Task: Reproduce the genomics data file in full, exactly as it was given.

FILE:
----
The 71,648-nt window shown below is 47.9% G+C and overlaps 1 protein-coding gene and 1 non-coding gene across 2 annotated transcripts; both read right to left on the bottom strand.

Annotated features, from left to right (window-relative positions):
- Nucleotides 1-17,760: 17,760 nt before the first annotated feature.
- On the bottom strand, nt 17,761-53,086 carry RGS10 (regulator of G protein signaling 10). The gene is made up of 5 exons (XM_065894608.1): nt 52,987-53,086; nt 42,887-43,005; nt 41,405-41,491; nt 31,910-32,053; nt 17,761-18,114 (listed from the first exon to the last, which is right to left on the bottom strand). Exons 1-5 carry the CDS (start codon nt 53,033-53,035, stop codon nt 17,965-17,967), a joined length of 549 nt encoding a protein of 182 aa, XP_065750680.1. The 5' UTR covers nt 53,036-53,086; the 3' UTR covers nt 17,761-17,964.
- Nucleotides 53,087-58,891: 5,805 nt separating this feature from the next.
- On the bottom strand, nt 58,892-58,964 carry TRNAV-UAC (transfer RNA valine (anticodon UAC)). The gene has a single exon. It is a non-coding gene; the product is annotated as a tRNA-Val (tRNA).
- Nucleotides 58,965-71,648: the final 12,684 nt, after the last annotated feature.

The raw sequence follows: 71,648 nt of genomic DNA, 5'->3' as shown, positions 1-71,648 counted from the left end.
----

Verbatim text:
The 71,648-nt window shown below is 47.9% G+C and overlaps 1 protein-coding gene and 1 non-coding gene across 2 annotated transcripts; both read right to left on the bottom strand.

Annotated features, from left to right (window-relative positions):
- Nucleotides 1-17,760: 17,760 nt before the first annotated feature.
- On the bottom strand, nt 17,761-53,086 carry RGS10 (regulator of G protein signaling 10). The gene is made up of 5 exons (XM_065894608.1): nt 52,987-53,086; nt 42,887-43,005; nt 41,405-41,491; nt 31,910-32,053; nt 17,761-18,114 (listed from the first exon to the last, which is right to left on the bottom strand). Exons 1-5 carry the CDS (start codon nt 53,033-53,035, stop codon nt 17,965-17,967), a joined length of 549 nt encoding a protein of 182 aa, XP_065750680.1. The 5' UTR covers nt 53,036-53,086; the 3' UTR covers nt 17,761-17,964.
- Nucleotides 53,087-58,891: 5,805 nt separating this feature from the next.
- On the bottom strand, nt 58,892-58,964 carry TRNAV-UAC (transfer RNA valine (anticodon UAC)). The gene has a single exon. It is a non-coding gene; the product is annotated as a tRNA-Val (tRNA).
- Nucleotides 58,965-71,648: the final 12,684 nt, after the last annotated feature.

The raw sequence follows: 71,648 nt of genomic DNA, 5'->3' as shown, positions 1-71,648 counted from the left end.